In 1998, Marvel was in a tough spot. A string of real-world events (the Image Revolution, the Heroes World Distribution fiasco, Chapter 11 bankruptcy and ultimately a takeover by Toy Biz in 1997) and storylines of wildly varying quality ("The Clone Saga," "Heroes Reborn," "Onslaught") had left the biggest publisher in comics reeling and in desperate need of new blood. Luckily, they found some.
Similar to how Marvel had farmed out "Heroes Reborn" to Rob Liefeld's Extreme Studios and Jim Lee's Wildstorm two years earlier, the publisher reached out to Joe Quesada and Jimmy Palmiotti, the founders of Event Comics, then flying high on the success of Ash, Painkiller Jane and George Perez's Crimson Plague. Seeing which way the wind was blowing, Marvel brass contracted the duo to create a new line focusing on second-tier Marvel heroes who weren't as overexposed as Spider-Man or the X-Men, and gave them complete creative control.
The result was Marvel Knights, which launched in November 1998 with three titles: Daredevil by Kevin Smith and Quesada, Inhumans by Paul Jenkins and Jae Lee, and Black Panther by Christopher Priest and Mark Texeira. All three titles were critically acclaimed and commercially successful, leading to Daredevil and Black Panther getting higher profiles both inside the Marvel Universe and among fans. The success was so great, it eventually paved the way for other beloved runs like the Brian Michael Bendis/Alex Maleev Daredevil and the Garth Ennis/Steve Dillon Punisher.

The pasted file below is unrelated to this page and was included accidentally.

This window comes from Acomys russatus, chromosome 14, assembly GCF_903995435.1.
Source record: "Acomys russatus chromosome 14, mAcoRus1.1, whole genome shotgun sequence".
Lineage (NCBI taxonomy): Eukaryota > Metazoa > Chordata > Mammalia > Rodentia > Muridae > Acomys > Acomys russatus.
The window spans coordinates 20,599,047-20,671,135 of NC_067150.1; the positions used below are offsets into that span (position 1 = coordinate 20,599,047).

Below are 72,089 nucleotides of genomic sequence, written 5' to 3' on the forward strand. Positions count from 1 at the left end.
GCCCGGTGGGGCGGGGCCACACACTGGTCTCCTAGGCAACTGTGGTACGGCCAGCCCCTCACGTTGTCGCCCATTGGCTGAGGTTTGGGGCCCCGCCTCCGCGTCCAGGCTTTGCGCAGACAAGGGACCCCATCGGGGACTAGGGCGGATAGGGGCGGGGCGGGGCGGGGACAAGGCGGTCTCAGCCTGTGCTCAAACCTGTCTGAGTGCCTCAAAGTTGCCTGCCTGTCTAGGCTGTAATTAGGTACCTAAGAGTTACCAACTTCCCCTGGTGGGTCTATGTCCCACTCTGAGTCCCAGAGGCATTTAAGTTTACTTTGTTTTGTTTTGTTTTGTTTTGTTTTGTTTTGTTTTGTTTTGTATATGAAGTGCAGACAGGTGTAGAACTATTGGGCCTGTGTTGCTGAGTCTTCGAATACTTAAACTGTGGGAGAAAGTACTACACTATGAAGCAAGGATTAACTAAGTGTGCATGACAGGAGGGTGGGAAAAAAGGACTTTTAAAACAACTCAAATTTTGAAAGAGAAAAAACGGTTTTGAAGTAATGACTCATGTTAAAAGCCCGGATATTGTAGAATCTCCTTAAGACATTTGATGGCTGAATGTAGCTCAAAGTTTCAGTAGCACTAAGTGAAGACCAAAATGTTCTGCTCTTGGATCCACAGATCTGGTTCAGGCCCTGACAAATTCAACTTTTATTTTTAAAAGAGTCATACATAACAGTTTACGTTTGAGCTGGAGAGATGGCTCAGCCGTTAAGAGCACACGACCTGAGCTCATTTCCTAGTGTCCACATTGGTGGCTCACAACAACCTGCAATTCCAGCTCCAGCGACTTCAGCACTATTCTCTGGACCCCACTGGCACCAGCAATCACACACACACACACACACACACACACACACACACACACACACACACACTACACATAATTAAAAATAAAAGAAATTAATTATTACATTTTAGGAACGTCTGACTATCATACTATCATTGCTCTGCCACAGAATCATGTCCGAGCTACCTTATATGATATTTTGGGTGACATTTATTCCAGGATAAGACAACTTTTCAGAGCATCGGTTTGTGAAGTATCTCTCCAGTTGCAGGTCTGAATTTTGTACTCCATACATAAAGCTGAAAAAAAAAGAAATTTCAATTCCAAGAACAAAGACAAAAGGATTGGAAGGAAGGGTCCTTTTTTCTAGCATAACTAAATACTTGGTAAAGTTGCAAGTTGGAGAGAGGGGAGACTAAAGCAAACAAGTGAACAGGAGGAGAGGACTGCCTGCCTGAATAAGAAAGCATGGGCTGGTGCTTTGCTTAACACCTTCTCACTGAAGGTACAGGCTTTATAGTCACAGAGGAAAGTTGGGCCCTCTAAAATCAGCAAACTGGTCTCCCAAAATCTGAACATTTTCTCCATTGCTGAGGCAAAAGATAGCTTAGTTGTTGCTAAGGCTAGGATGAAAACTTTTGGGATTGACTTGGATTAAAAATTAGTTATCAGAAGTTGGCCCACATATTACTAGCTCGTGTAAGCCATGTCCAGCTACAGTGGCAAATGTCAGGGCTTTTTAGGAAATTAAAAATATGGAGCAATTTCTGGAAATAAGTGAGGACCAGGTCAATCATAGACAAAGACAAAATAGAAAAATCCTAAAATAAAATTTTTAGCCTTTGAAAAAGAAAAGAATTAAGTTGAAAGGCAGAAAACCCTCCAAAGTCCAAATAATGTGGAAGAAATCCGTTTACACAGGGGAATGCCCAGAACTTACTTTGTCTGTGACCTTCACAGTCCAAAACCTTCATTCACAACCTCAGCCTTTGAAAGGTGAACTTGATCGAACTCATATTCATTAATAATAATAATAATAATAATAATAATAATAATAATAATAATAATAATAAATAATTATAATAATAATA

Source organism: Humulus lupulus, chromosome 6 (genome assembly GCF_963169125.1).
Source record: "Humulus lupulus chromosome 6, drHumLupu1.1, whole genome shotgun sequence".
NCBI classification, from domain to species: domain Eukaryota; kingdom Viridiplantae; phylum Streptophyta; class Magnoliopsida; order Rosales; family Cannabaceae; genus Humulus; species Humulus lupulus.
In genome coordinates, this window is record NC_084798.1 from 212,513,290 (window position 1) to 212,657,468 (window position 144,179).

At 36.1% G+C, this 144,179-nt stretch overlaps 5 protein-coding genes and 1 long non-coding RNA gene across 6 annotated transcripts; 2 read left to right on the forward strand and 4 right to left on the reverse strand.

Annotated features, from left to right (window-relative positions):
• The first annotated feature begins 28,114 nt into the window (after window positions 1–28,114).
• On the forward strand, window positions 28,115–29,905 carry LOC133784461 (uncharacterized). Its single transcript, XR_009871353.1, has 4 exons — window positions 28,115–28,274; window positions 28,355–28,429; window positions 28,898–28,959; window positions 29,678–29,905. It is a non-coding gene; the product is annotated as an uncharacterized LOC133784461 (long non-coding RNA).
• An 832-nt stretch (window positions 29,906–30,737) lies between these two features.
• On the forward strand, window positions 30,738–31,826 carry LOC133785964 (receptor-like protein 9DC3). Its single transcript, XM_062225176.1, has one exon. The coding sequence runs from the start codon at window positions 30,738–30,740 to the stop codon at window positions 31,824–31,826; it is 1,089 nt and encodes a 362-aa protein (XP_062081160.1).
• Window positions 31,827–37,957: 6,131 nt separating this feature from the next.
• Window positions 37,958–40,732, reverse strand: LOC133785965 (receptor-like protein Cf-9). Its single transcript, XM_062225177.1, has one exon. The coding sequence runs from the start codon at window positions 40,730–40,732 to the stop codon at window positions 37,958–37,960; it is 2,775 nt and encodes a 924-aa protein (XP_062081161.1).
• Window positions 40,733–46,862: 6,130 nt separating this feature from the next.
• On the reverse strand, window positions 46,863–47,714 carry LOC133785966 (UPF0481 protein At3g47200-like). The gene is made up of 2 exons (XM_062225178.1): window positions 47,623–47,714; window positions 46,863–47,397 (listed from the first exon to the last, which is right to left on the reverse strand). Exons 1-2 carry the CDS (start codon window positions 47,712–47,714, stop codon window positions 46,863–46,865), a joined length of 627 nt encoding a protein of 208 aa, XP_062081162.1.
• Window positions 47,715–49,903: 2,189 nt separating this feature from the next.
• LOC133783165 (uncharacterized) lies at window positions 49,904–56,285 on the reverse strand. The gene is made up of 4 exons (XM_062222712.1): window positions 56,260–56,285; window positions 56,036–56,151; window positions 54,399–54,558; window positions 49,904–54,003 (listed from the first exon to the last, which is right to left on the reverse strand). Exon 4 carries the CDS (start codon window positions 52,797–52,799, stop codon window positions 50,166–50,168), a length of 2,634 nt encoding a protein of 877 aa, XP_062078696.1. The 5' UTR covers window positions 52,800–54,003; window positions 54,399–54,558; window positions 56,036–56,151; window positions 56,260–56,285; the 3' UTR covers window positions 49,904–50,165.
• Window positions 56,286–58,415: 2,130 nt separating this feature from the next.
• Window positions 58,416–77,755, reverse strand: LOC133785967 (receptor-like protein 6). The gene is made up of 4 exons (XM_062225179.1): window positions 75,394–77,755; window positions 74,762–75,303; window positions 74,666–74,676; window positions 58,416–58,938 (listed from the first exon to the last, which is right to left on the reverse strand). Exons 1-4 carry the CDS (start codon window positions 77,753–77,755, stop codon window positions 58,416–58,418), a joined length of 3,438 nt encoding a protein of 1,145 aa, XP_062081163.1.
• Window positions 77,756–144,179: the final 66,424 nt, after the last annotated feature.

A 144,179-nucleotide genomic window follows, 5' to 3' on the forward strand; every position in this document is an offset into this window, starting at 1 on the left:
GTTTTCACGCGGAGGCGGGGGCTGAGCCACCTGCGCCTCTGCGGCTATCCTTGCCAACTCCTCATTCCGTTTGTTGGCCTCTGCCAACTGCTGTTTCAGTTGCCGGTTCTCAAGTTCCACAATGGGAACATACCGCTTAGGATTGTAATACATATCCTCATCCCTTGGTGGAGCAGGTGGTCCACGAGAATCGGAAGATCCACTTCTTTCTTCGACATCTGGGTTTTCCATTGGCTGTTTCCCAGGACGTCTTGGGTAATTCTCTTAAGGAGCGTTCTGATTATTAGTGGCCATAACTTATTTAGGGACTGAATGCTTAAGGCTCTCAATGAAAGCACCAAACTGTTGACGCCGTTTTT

But among the many successes of Marvel Knights, the Priest era of Black Panther (illustrated by Texeira, Sal Velluto, Dan Fraga, Norm Breyfogle and others) stands out, if for nothing else, because it didn't remain under the imprint for very long. Indeed, acclaim and sales were so high that a letter from Priest was published at the end of #12 explaining that the book would move to the mainstream Marvel line of titles "because J[oe] & J[immy] are money grabbing jackals who want to conquer the market with new #1's" and that this was "not a painful decision."
In that same letter, Priest -- already a pioneer as the first long-lasting African-American writer for the Big Two, with runs on Green Lantern, Conan the Barbarian, Heroes for Hire and more under his belt -- talked at length about being a black writer in a largely white industry.
"I hate to bring this up," the letter begins, "but, yes, I'm black...Sure, it's a double standard: I get to make cracks about racial issues that a white writer would be strung up for. But that's not why I do it. Nobody sat me down and told me to make Black Panther about race. And it's not.
"It's about family, and loyalty and being true to oneself," Priest continues. "It's about devotion to country and duty, being honorable when everyone around you is not...it's about The Noblest Guy In The World."
Indeed, Priest's T'Challa proves, again and again, and at great risk over the 62 issues of the third volume of Black Panther (of which Priest wrote all but 2), that he is indeed a honorable man. Moreover, he values and cherishes that honor above all else, no matter the cost. And there is a lot of cost T'Challa has to bear.